• Toxins
      • Tamponade
      • Tension pneumothorax
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  • “no organized cardiac activity”
  • usually electric
  • must be confirmed with at least TWO leads
    • you should confirm no pericardial effusion with echo (massive PCE can cause low voltage)
  • does not respond to pacing
  • does not respond to atropine
  • epi is an option
  • CPR and intubation
  • very low (~0%) chance of survival
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Respiratory arrest//failure

You show up to a code and find that the person is not breathing adequately, but they have a pulse.
First: help them breath using a BVM and probably intubation (if you can’t reverse them quickly)
Second: figure out why they aren’t breathing

Many different approaches: this is a fairly intuitive one

  1. Won’t breathe
    • CNS problem: tumour, stroke, bleed, toxin induced (benzo, opioids, sedatives, TCAs)
  2. Can’t breathe
    • nerve problem (phrenic nerve, high C-Spine injury, GBS, myasthenia gravis, botulinum toxin)
    • muscle problem (electrolytes, drugs blocking muscle function (NMBAs), high doses of magnesium, environmental toxins, tick paralysis, etc.)
    • chest wall dysfunction (flail chest, tension pneumothorax, burns)
    • upper airway disorder (vocal cord, foreign body, anaphylaxis, angioedema)
  3. Can’t breathe enough
    • diffusion problem at the level of the lungs: (shunt, VQ mismatch)
      • bad COPD
      • atelectasis
      • asthma

The best thing you can do is address any quickly treatable cause immediately:

  • give naloxone (opioid overdose)
  • decompress tension pneumothorax
  • treat anaphylaxis
  • control the airway
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Brain arrest / Cognitive arrest

You show up to a code or patient is wheeled in who is comatose, but breathing and a pulse…

(more in Episode 17 – Coma)

Bottom line you think of something affecting both hemispheres using an approach like DIMS:

  • Drugs
  • Infection
  • Metabolic
  • Structural

Approach this similarly to the post-ROSC patient and you won’t miss much.

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3) Describe your approach to the post-cardiac arrest patient

One great approach to the post arrest patient is from Dr. David Sweet (Emergency Physician/ Intensivist at Vancouver General Hospital)

His memory aid for the post arrest patient is:  1:2:2:3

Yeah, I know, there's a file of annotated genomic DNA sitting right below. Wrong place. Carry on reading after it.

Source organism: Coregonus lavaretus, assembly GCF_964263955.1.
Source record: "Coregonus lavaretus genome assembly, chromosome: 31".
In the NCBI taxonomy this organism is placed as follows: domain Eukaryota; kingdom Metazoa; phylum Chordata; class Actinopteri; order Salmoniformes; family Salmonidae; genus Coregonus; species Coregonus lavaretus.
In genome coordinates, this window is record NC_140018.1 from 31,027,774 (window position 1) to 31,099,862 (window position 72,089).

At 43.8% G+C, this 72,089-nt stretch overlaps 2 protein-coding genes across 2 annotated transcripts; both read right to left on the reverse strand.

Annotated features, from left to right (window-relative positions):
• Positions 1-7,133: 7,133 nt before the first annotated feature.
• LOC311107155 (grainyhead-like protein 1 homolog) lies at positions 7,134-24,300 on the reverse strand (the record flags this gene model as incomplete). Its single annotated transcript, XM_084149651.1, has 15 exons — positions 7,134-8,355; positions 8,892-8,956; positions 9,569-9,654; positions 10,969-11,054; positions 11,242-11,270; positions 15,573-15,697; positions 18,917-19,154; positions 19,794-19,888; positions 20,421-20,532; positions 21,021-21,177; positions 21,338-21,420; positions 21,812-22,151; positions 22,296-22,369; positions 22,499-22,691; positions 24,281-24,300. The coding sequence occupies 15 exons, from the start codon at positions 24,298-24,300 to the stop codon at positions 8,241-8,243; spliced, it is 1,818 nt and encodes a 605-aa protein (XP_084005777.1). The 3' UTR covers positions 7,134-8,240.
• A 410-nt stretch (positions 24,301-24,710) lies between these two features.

1: one full set of vitals including glucose
2: two machines that you should call for ASAP – ECG and CXR
2: two bloods: full cardiac labs (CBC, troponin, lytes etc.) and an ABG
3: three basics: take a history, do a physical exam, and look at the old charts

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4) Sleuthing out why the patient arrested: an approach to the history and physical


  • family, bystanders, EMS
  • key questions
    • exact time of arrest – this is absolutely crucial!**
    • witnessed vs un-witnessed arrest
    • what was the patient doing at the time (exercise? eating? sitting?)
    • Bystander CPR
    • CPR duration – crucial
    • ECG rhythm – crucial (cath lab vs. no cath lab)
    • interventions by EMS providers
    • past medical/psychiatric history
    • drug ingestion or environmental exposures? do we need to give an antidote?
    • allergies

Physical Exam

  • General exam
    • pallor or cyanosis
  • Head to toe:
    • signs of trauma
    • airway secretions and ease of ventilation
    • abdominal exam
    • rectal exam (r/o massive GI bleed)
    • extremity exam – focal deficits
    • skin for track marks or signs of trauma


  • 1) ensure airway and ventilations
  • 2) confirm dx of cardiac arrest
    • ***look with ultrasound***
      • is it severe shock (a beating heart with no BP)
      • or asystole (no organized beating heart)
  • 3) confirm dx of cause

This post was copyedited and uploaded by Sean Nugent (@sfnugent)


Nielsen N, Wetterslev J, Cronberg T, et al. Targeted temperature management at 33°C versus 36°C after cardiac arrest. N Engl J Med. 2013;369(23):2197-2206. [PubMed]
Chris Lipp is one of the founding Fathers for CrackCast. He currently divides his time as an EM Physician in Calgary (SHC/FMC) and in Sports Medicine (Innovative Sport Medicine Calgary). His interests are in paediatrics, endurance sports, exercise as medicine, and wilderness medical education. When he isn’t outdoors with his family, he's brewing a coffee or dreaming up an adventure…..

Adam Thomas

CRACKCast Co-founder and newly minted FRCPC emergency physician from the University of British Columbia. Currently spending his days between a fellowship in critical care and making sure his toddler survives past age 5.